The High Court recently determined that Coutts had not breached its duty to exercise reasonable skill and care when advising clients on certain investments. In doing so, it held that the appropriate test was whether the defendant took reasonable care to inform the claimant of any material risks involved, thus enabling the claimant to make his or own decision about whether to proceed.
A High Court judge has confirmed the general principle that a company cannot assert legal advice privilege against its shareholders, subject to one exception: the company can assert privilege against shareholders in relation to advice obtained once it is a party to actual, threatened or contemplated litigation with its shareholders. However, this privilege is limited to advice taken specifically in connection with that litigation.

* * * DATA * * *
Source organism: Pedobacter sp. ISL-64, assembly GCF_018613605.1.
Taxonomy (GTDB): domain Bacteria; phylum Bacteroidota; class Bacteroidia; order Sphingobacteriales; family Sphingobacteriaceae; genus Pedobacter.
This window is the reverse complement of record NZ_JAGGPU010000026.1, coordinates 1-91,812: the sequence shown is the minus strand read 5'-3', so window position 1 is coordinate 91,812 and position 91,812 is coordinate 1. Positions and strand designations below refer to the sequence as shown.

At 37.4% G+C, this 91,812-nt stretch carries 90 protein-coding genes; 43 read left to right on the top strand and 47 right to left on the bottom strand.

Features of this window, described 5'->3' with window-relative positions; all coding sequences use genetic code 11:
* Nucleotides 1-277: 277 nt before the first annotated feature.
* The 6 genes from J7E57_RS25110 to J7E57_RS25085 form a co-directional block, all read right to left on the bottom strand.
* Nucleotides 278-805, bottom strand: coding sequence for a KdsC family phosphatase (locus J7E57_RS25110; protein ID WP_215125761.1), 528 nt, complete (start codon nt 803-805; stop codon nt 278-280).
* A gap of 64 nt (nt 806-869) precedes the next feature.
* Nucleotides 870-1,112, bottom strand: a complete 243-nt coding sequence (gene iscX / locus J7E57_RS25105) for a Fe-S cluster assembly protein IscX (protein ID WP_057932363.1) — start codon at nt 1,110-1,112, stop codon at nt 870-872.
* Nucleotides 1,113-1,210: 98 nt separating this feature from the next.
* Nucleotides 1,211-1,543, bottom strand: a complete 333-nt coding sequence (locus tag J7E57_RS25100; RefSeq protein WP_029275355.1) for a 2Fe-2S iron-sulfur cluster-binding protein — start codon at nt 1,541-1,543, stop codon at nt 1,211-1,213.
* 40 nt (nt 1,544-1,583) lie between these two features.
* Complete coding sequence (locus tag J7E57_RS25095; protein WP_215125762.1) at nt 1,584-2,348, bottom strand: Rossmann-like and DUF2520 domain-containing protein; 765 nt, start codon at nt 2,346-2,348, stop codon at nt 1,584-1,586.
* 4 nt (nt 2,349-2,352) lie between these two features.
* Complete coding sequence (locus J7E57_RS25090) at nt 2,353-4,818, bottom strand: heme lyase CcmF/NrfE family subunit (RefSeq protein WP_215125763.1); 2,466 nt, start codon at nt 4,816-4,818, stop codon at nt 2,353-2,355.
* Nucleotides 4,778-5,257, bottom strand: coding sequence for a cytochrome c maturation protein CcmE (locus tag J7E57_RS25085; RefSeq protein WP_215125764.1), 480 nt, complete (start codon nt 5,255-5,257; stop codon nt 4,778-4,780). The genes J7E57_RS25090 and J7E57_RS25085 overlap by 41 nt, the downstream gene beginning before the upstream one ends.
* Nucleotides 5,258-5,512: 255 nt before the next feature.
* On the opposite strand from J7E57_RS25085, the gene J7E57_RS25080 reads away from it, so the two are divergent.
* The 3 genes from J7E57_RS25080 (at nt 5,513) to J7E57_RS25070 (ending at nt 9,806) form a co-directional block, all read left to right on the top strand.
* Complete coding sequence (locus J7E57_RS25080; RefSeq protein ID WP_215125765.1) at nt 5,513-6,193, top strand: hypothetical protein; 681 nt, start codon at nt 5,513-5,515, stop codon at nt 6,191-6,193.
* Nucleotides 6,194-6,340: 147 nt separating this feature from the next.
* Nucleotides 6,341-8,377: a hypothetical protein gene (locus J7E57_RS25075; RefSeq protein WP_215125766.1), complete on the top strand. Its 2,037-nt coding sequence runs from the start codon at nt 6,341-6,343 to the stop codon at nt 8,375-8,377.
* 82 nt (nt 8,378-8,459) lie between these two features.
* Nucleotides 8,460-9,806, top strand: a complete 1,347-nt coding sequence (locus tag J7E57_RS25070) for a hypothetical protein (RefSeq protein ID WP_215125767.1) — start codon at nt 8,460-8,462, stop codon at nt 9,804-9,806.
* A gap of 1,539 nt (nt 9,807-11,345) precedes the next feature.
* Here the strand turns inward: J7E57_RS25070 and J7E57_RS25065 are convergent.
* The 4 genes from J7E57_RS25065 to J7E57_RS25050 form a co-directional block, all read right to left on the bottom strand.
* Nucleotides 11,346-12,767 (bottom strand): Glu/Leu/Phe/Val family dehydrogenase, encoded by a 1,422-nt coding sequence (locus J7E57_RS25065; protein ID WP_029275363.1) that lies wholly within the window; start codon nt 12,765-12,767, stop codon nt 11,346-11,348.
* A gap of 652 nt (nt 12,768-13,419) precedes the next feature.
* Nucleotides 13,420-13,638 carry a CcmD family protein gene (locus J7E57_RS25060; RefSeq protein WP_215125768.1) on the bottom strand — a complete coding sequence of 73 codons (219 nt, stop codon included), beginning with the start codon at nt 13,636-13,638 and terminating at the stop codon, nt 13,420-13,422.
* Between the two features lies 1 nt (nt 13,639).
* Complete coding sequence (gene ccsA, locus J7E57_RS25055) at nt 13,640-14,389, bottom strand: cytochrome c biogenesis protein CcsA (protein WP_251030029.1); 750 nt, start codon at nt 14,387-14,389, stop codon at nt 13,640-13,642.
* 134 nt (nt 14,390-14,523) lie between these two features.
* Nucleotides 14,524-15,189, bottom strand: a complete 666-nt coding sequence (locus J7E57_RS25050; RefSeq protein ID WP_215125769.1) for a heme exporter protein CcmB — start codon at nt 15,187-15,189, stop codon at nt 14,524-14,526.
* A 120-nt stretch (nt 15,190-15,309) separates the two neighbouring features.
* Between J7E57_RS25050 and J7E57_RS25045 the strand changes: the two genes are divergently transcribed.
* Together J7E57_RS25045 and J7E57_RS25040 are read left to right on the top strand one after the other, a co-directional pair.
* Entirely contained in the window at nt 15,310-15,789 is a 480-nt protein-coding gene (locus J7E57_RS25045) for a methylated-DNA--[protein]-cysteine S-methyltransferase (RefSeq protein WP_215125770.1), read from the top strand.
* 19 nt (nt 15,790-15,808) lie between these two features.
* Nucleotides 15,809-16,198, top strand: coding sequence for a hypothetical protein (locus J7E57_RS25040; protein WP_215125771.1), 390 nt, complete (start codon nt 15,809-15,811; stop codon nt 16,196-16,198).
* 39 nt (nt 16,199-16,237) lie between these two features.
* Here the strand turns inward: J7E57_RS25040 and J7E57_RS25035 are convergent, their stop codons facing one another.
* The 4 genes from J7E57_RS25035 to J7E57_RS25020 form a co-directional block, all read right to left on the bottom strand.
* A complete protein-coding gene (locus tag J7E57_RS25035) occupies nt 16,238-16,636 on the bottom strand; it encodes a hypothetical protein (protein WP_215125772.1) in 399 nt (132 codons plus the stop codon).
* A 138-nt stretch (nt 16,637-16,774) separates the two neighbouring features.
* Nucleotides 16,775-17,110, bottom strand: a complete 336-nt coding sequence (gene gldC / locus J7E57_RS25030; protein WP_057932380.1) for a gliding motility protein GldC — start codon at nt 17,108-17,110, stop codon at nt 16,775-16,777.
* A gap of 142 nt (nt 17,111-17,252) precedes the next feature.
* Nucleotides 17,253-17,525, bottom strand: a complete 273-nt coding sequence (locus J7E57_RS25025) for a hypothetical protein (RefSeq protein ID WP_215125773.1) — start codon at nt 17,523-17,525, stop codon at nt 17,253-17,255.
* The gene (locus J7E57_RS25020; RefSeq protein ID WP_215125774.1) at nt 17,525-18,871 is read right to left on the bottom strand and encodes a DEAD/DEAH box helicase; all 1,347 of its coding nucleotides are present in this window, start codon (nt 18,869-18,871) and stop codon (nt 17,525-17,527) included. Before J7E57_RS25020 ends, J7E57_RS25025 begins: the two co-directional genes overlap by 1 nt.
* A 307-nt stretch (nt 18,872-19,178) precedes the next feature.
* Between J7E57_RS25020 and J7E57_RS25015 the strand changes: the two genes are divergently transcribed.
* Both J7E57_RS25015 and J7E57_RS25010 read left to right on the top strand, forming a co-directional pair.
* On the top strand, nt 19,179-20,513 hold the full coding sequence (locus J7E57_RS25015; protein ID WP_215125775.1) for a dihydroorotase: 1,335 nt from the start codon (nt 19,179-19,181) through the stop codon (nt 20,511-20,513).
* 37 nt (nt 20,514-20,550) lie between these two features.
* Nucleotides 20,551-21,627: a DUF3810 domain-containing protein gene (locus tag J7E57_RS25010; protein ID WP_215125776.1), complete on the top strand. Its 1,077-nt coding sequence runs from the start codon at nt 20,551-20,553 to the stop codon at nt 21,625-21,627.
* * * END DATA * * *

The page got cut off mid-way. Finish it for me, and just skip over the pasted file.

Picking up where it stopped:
The Court of Appeal recently considered the principles that apply to an application for extension of time for compliance with obligations set out in a consent order. In particular, it considered whether it has discretion to extend time limits in a consent order that recorded the terms on which a dispute had been settled and where time was of the essence.
In London Borough of Brent v Kane the court considered an application for the disclosure of legal advice that was alleged to have been given for an iniquitous purpose, such that the benefit of any privilege that might otherwise have attached to the document was lost. The decision is a useful illustration of the court's approach to the iniquity exception where there is prima facie evidence to suggest an iniquitous purpose.